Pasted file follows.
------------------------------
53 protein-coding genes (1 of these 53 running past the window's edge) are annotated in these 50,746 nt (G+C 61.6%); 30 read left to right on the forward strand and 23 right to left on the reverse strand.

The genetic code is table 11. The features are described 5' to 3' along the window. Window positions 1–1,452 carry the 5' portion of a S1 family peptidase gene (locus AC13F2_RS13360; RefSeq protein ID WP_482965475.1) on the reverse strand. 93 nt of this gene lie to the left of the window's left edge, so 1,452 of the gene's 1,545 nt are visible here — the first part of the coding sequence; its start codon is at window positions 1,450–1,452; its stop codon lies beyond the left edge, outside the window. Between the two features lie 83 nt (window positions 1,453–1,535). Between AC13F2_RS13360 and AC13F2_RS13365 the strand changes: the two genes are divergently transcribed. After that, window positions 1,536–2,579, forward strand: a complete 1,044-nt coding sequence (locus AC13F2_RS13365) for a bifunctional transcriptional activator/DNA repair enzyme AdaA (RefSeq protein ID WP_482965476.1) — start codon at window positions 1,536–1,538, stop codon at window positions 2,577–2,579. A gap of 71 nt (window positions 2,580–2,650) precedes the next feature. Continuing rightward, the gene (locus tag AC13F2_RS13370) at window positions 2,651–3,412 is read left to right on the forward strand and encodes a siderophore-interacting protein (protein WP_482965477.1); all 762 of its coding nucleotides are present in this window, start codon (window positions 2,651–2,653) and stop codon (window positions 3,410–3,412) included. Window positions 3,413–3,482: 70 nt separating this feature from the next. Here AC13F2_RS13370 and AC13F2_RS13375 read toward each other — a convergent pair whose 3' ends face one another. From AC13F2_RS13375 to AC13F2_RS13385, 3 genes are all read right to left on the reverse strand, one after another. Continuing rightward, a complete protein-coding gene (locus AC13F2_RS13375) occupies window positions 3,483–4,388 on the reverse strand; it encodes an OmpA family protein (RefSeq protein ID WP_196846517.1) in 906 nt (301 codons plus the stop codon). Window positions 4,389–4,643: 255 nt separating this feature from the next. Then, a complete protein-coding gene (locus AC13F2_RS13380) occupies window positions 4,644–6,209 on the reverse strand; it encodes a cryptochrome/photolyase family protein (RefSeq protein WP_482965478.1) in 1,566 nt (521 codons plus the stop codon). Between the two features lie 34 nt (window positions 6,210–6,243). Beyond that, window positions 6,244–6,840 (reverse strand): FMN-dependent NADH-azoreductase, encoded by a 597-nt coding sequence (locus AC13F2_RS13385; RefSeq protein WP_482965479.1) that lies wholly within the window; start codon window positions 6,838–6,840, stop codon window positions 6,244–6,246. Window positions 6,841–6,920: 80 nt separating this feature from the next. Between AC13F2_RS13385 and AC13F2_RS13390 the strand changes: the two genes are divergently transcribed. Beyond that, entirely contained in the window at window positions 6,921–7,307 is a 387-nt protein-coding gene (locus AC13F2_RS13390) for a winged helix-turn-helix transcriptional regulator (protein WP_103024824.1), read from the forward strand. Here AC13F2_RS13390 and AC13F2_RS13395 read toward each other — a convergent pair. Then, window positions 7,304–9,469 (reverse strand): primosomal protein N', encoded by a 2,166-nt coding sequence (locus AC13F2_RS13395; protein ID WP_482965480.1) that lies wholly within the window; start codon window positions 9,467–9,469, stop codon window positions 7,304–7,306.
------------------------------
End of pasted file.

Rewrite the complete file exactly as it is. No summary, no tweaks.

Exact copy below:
53 protein-coding genes (1 of these 53 running past the window's edge) are annotated in these 50,746 nt (G+C 61.6%); 30 read left to right on the forward strand and 23 right to left on the reverse strand.

The genetic code is table 11. The features are described 5' to 3' along the window. Window positions 1–1,452 carry the 5' portion of a S1 family peptidase gene (locus AC13F2_RS13360; RefSeq protein ID WP_482965475.1) on the reverse strand. 93 nt of this gene lie to the left of the window's left edge, so 1,452 of the gene's 1,545 nt are visible here — the first part of the coding sequence; its start codon is at window positions 1,450–1,452; its stop codon lies beyond the left edge, outside the window. Between the two features lie 83 nt (window positions 1,453–1,535). Between AC13F2_RS13360 and AC13F2_RS13365 the strand changes: the two genes are divergently transcribed. After that, window positions 1,536–2,579, forward strand: a complete 1,044-nt coding sequence (locus AC13F2_RS13365) for a bifunctional transcriptional activator/DNA repair enzyme AdaA (RefSeq protein ID WP_482965476.1) — start codon at window positions 1,536–1,538, stop codon at window positions 2,577–2,579. A gap of 71 nt (window positions 2,580–2,650) precedes the next feature. Continuing rightward, the gene (locus tag AC13F2_RS13370) at window positions 2,651–3,412 is read left to right on the forward strand and encodes a siderophore-interacting protein (protein WP_482965477.1); all 762 of its coding nucleotides are present in this window, start codon (window positions 2,651–2,653) and stop codon (window positions 3,410–3,412) included. Window positions 3,413–3,482: 70 nt separating this feature from the next. Here AC13F2_RS13370 and AC13F2_RS13375 read toward each other — a convergent pair whose 3' ends face one another. From AC13F2_RS13375 to AC13F2_RS13385, 3 genes are all read right to left on the reverse strand, one after another. Continuing rightward, a complete protein-coding gene (locus AC13F2_RS13375) occupies window positions 3,483–4,388 on the reverse strand; it encodes an OmpA family protein (RefSeq protein ID WP_196846517.1) in 906 nt (301 codons plus the stop codon). Window positions 4,389–4,643: 255 nt separating this feature from the next. Then, a complete protein-coding gene (locus AC13F2_RS13380) occupies window positions 4,644–6,209 on the reverse strand; it encodes a cryptochrome/photolyase family protein (RefSeq protein WP_482965478.1) in 1,566 nt (521 codons plus the stop codon). Between the two features lie 34 nt (window positions 6,210–6,243). Beyond that, window positions 6,244–6,840 (reverse strand): FMN-dependent NADH-azoreductase, encoded by a 597-nt coding sequence (locus AC13F2_RS13385; RefSeq protein WP_482965479.1) that lies wholly within the window; start codon window positions 6,838–6,840, stop codon window positions 6,244–6,246. Window positions 6,841–6,920: 80 nt separating this feature from the next. Between AC13F2_RS13385 and AC13F2_RS13390 the strand changes: the two genes are divergently transcribed. Beyond that, entirely contained in the window at window positions 6,921–7,307 is a 387-nt protein-coding gene (locus AC13F2_RS13390) for a winged helix-turn-helix transcriptional regulator (protein WP_103024824.1), read from the forward strand. Here AC13F2_RS13390 and AC13F2_RS13395 read toward each other — a convergent pair. Then, window positions 7,304–9,469 (reverse strand): primosomal protein N', encoded by a 2,166-nt coding sequence (locus AC13F2_RS13395; protein ID WP_482965480.1) that lies wholly within the window; start codon window positions 9,467–9,469, stop codon window positions 7,304–7,306.